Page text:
Time Off, Pandemic Edition
How to Recharge Despite, Well, Everything
A friend of mine who is spending the summer working remotely from her family's lake house took last week off to relax, recharge, and get out on the water in the middle of a weekday instead of just looking at it longingly while she's on Zoom calls.
Another friend is on vacation this week. Even though she's stuck in her apartment under a strict lockdown, she's using her time to sleep, cook, write, and generally engage in self-care activities.
And a third friend is taking next week off and plans to spend a few days camping in a local state park, connecting with nature and ignoring every single one of her Slack notifications.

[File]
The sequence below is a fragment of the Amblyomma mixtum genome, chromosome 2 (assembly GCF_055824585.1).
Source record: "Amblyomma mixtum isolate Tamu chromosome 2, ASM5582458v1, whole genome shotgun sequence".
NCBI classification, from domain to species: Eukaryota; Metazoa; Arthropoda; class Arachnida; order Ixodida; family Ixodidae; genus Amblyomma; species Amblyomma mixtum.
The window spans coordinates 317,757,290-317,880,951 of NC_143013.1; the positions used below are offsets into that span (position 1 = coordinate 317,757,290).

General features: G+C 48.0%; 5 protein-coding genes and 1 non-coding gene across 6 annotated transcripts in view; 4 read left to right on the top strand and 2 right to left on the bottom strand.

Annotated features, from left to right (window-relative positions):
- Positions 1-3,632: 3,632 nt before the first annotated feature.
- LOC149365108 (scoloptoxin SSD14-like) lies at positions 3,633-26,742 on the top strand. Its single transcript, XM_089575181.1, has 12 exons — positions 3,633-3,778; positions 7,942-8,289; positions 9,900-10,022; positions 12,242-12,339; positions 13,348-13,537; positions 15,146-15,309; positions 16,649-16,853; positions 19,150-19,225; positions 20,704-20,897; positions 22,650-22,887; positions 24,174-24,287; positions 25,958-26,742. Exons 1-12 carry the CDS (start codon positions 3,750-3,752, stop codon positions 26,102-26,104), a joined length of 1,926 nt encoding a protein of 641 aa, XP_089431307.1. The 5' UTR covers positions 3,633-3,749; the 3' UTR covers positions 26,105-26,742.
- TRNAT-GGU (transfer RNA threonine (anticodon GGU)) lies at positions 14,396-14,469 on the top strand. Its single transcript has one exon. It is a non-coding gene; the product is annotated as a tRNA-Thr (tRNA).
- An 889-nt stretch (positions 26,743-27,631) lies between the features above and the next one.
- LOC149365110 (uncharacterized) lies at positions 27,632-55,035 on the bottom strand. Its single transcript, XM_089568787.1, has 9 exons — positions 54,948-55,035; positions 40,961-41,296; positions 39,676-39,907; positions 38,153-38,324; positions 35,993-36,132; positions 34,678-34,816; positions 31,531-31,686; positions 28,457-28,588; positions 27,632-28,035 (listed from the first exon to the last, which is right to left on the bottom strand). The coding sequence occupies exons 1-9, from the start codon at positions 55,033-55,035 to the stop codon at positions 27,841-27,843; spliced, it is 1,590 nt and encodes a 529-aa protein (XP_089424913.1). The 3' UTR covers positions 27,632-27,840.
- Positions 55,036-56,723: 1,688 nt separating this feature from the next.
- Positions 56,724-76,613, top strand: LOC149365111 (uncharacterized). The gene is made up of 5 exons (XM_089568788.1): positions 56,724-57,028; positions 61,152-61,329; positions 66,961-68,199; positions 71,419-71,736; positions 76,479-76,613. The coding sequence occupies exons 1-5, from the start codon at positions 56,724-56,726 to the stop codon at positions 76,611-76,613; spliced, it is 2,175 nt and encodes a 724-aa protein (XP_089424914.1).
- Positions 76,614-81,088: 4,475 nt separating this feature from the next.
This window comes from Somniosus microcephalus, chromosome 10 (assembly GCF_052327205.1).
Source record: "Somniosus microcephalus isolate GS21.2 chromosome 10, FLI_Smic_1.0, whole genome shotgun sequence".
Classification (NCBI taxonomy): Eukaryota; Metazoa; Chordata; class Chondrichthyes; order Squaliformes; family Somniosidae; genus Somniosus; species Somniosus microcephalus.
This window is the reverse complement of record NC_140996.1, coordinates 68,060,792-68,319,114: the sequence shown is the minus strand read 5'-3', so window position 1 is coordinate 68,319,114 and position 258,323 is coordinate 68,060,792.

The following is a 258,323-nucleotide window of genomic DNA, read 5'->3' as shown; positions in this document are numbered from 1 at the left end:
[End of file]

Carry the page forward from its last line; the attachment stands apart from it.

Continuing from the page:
Vacationing this summer might not look like what you expected. There will be no trips to Europe, no big musical festivals, and certainly no all-inclusive cruises in your near-term future.
But that doesn't mean that you can't vacation—and the majority of you are still planning to. We polled our audience and found that 65% of people plan to take time off this summer, with half of them doing so as a "staycation" and half heading away from home for safe travel, and only 32% of people planning to reschedule vacation days for a later point.
Whether you take PTO to disconnect from work, catch up on household chores, reconnect with loved ones, or just relax, taking vacation is a good way to manage and support your mental health. And companies are in sync with that: a recent WSJ article explains that many companies actually want employees to take off time now because it'll reduce the chances of them burning out and it'll help avoid a glut of vacation days all taken near the end of the year.
If you are planning on still taking vacation and haven't figured out how to do so yet, here are some tips on how to make the most of it.
1. Communicate well.